First epistle of John
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First epistle of John by Robert Smith Candlish

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Published by Kregel Publications in Grand Rapids, Mich .
Written in English

Subjects:

  • Bible. N.T. Epistle of John, 1st -- Commentaries.

Book details:

Edition Notes

Reprint of the 3 ed. published in 1877 by A. and C. Black, Edinburgh, under title: The First epistle of John expounded in a series of lectures.

Statementby Robert S. Candlish.
Classifications
LC ClassificationsBS2805 .C3 1979
The Physical Object
Paginationxxiv, 577 p. ;
Number of Pages577
ID Numbers
Open LibraryOL4411267M
ISBN 100825423201
LC Control Number79014801

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In connection with John's gospel all of this points to the Apostle John as author of the epistle (compare with notes on John's Gospel). The wide recognition in the early church does also confirm the above. The first to cite from John's First Epistle is Polycarp of Smyrna (around 70 to .   The book of 1stJohn is a General Epistle (Apostolic Letter). It is written by the Disciple/Apostle John around A.D. probably from Ephesus. The key personalities are the Apostles Peter and : Bible3 Truth. Link to the book Embed a mini Book Reader 1 page 2 pages Open to this page? Finished. The First epistle of John: expounded in a series of lectures. The First epistle of John: expounded in a series of lectures ← Back to item details. PDF/ePub Info Share, | 7 / 2. The Gospel of John was designed to produce faith so that we might have life - cf. Jn 3. However, it is the First Epistle of John which discusses the nature of that life in greater detail - e.g., 1 Jn 4. That we might be sure to live the sort of life God offers through His Son Jesus Christ, a careful study of First John is in orderFile Size: KB.

The First Epistle of John or 1 John is the 23rd book of the New Testament. It is traditionally attributed to John the Evangelist. This religion -related article is a stub. First John is the fourth of the General Epistles (or Catholic Letters), the writings of apostles to the church at large. While Paul wrote to specific congregations and individuals, Peter, James, John, and Jude wrote to broader audiences scattered across the Roman empire. John’s next two letters, however, are written to specific audiences. Johannine Epsitles ( John) Summary. Here we have three different letters, written at different times, to different people. Yet they're all loosely tied together by the same ideas. Oh, and the same author: a guy who only calls himself "the elder." 1 John. In the first letter, the elder encourages the Christians in his community to stay together. 3 The First Epistle of John Chapter 1 ¹That which existed from the beginning, which we have heard, which we have seen with our eyes, which we have looked at and our hands have examined, talking about the word of life, ²even that life has been revealed, and we have seen it, and we are bearing witness and announcing to you eternal life,1 which was with the Father and has been revealed to us.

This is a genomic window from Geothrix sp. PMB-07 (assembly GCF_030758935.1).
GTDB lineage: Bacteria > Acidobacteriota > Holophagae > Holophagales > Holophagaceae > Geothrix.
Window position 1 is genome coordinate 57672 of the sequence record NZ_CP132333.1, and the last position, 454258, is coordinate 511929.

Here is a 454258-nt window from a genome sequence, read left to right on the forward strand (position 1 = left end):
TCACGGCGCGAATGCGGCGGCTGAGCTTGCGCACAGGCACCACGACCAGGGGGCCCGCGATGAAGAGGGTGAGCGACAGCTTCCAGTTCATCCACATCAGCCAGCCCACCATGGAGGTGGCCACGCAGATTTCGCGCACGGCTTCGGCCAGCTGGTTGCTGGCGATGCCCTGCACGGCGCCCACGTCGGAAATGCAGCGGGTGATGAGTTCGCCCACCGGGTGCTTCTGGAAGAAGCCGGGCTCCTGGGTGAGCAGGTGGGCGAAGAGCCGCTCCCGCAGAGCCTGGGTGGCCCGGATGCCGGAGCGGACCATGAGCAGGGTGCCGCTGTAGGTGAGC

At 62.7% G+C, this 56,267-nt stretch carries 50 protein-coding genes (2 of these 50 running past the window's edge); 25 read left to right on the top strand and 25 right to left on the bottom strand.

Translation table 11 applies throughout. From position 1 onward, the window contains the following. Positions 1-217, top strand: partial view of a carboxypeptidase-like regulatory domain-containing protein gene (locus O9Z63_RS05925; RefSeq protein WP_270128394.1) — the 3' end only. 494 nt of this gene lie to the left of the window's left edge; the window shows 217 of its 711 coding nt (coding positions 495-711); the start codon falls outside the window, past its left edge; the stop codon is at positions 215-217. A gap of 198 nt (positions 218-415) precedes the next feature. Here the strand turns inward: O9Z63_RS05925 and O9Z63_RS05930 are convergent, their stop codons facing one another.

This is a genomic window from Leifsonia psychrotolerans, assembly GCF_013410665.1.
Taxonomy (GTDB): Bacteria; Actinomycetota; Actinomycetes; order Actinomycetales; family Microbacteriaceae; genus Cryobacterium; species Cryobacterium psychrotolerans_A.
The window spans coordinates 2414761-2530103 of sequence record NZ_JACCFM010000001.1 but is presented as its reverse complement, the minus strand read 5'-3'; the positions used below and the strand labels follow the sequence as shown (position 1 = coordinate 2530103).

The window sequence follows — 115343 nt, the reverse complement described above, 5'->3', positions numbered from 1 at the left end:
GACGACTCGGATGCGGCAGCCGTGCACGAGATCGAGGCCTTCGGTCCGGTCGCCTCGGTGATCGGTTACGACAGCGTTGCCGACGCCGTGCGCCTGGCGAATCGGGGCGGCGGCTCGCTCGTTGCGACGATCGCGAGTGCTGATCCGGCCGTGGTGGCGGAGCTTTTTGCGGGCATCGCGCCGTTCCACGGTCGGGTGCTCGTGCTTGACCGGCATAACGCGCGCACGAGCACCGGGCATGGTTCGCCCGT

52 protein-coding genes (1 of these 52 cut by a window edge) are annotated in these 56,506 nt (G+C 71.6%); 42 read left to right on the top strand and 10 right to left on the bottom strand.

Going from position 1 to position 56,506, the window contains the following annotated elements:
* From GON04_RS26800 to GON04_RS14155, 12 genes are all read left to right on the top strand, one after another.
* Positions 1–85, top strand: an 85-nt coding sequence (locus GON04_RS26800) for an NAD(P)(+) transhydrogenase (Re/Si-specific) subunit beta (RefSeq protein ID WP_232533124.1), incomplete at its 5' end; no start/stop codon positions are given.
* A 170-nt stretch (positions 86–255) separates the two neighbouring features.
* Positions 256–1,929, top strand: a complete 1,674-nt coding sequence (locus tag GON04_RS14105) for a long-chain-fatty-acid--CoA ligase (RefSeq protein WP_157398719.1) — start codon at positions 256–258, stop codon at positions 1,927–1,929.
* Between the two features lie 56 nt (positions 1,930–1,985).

The book called the First Epistle of John (1 John) is believed to have been written shortly after the split in the Johannine community, which appears to have occurred early in the second century. John wrote his epistles many years after writing his gospel. The Wycliffe Bible Commentary says that John’s first epistle probably was written about 90 A.D., a short time before the apostle was exiled to the Island of Patmos. He was exiled after the government, under the reign of Domitian, failed to kill him by plunging him into boiling oil. The First Epistle of John is the sixty-second book in the Christian Bible, and the twenty-third in the New Testament.. This book is believed to a letter from John. There is some disagreement over whether the John who wrote the letters of John, the John who wrote The Gospel of John, and the John who wrote the Book of Revelation are the same person.. This letter was probably written in Ephesus. THE EPISTLES OF JOHN. The First Epistle of John can hardly be distinguished from a doctrinal and practical treatise. There is no address to it. There are no salutations at the end of it. No author's name is connected with it. One might almost think it was intended as a general exposition of Christian truth; and yet you find, here and there through the work, expressions like this, " I write.